What is low carbon energy?
Energy fuels and solutions that don't involve the burning and subsequent release of carbon into the atmosphere.
The world, more and more, consumes electricity; it's used to power out electronics, our household appliances, lighting, and so much more.
To generate that electricity, we need to generate it. As demand has been increasing for more and more electricity, we've been building more and more generating stations.
A common method of generating electricity is to burn things - the heat is used to make steam, which then turns giant turbines that spin rapidly and create electricity. Common fuels burned are coal and oil - both of which, when burned, release large amounts of smoke - carbon in an aerosol form that enters the atmosphere, interacts with it, and creates problems (for instance, an increase in carbon dioxide is directly responsible for climate change across the globe).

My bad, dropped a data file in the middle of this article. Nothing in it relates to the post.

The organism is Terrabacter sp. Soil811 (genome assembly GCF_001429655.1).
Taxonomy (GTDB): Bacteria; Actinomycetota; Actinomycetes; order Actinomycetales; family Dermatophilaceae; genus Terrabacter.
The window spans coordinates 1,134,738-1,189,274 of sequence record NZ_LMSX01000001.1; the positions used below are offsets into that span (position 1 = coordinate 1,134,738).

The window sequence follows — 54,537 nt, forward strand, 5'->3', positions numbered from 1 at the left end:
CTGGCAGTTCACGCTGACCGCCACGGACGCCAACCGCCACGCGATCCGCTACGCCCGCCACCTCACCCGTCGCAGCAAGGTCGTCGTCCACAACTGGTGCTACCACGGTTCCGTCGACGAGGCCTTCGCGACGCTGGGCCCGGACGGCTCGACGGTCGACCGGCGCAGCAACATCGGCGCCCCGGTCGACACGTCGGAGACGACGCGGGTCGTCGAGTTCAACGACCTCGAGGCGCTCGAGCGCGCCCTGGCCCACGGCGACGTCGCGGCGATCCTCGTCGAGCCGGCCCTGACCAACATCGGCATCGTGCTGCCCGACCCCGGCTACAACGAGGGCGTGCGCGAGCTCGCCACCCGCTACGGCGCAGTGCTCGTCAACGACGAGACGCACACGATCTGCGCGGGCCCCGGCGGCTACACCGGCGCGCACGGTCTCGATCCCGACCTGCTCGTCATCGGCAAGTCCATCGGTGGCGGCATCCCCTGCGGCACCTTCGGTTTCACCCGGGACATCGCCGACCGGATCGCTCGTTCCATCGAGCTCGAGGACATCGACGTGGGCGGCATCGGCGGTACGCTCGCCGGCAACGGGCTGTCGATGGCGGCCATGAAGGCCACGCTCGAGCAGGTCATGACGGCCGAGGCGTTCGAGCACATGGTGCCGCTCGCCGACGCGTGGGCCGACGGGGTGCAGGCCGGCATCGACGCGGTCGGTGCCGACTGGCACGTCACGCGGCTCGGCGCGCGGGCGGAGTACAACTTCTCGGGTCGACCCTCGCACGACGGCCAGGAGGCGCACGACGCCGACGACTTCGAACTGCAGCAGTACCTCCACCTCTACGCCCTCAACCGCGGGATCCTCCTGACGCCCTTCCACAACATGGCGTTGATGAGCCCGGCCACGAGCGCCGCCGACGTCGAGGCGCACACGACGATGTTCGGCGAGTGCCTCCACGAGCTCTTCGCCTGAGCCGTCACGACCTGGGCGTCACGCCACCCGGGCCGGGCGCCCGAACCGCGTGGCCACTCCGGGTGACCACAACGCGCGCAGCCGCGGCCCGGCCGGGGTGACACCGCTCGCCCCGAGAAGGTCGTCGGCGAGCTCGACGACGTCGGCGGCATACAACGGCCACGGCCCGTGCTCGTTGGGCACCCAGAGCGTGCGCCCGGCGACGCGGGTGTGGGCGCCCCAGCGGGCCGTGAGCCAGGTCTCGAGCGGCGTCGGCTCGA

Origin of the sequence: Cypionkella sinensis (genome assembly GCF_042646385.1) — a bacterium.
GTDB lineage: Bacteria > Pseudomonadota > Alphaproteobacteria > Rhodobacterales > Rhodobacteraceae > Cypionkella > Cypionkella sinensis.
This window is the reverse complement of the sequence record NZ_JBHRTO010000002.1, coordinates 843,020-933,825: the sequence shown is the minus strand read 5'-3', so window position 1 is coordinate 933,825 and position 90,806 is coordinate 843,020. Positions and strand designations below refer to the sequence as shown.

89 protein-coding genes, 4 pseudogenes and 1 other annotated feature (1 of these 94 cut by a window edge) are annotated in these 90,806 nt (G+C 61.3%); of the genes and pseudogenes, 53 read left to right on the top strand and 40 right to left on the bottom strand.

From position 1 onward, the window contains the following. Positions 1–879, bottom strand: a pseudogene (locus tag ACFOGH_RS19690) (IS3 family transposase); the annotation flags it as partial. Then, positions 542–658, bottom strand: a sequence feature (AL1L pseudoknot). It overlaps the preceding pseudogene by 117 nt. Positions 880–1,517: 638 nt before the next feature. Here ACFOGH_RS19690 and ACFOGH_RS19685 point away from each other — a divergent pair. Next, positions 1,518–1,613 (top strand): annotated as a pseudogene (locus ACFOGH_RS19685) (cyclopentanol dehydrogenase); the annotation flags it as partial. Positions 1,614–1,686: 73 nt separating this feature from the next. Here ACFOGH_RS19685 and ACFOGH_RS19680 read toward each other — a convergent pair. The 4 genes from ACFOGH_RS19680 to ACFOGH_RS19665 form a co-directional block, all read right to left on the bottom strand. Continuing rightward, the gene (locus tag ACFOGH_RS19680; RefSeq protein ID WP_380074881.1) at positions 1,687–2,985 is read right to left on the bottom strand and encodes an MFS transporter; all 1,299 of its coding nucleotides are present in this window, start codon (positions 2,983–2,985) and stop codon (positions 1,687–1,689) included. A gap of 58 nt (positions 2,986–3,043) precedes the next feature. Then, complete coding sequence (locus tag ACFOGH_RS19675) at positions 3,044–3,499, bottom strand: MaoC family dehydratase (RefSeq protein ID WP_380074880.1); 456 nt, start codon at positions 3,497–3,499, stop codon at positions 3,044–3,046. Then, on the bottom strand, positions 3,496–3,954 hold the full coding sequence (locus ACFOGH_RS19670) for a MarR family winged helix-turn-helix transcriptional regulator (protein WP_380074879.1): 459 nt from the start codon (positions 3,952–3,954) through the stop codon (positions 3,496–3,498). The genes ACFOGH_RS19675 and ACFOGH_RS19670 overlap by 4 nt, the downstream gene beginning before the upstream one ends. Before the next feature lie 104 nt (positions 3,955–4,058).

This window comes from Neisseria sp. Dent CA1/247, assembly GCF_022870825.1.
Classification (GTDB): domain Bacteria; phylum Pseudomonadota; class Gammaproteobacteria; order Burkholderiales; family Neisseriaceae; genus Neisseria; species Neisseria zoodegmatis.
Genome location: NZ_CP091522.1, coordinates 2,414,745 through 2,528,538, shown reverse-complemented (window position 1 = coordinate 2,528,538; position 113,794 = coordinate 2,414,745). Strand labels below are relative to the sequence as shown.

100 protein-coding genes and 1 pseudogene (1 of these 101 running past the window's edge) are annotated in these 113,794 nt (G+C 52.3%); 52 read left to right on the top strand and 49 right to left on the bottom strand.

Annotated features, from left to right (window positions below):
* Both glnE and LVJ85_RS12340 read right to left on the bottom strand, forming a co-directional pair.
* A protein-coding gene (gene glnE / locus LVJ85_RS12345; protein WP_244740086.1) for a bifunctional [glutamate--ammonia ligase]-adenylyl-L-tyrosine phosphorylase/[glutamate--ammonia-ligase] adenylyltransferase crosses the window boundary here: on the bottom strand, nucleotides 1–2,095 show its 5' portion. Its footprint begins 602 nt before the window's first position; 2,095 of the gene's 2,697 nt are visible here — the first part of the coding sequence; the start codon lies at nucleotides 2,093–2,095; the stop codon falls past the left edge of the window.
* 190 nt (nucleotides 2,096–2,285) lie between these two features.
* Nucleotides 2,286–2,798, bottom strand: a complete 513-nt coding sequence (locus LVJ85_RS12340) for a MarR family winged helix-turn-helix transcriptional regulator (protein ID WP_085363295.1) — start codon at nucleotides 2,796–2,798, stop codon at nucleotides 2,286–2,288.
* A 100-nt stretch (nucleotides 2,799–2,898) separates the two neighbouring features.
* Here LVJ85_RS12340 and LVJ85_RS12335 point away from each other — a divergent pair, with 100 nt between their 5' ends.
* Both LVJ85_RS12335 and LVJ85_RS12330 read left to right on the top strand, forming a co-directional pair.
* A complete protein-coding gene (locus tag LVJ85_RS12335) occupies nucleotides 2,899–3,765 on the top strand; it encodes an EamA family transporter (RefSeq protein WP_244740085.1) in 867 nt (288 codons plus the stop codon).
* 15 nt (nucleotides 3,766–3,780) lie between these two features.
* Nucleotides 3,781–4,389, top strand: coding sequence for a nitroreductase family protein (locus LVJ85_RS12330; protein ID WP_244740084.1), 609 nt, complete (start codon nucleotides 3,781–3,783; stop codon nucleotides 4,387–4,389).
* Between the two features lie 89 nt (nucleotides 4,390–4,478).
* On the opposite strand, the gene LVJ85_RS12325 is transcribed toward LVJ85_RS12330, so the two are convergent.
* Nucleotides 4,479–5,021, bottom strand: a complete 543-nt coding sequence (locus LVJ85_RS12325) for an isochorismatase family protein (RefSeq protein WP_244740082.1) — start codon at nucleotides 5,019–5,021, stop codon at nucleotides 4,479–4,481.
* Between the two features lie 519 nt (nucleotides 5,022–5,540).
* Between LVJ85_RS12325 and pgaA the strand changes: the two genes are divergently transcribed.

The push, then, is to find ways to generate electricity that does not involve the burning of carbon-based fuels, and preferably involves no burning at all - these solutions are what are called "low-carbon energy". Solar, hydroelectric, and geothermal solutions are all considered low-carbon energy.
Notice that we can also apply these labels to fuels we use to power vehicles. Currently, vehicles typically burn some form of oil-based fuel (such as gasoline) and this burning also causes carbon to be released into the atmosphere. This is way things such as electric vehicles are being researched and increasingly used.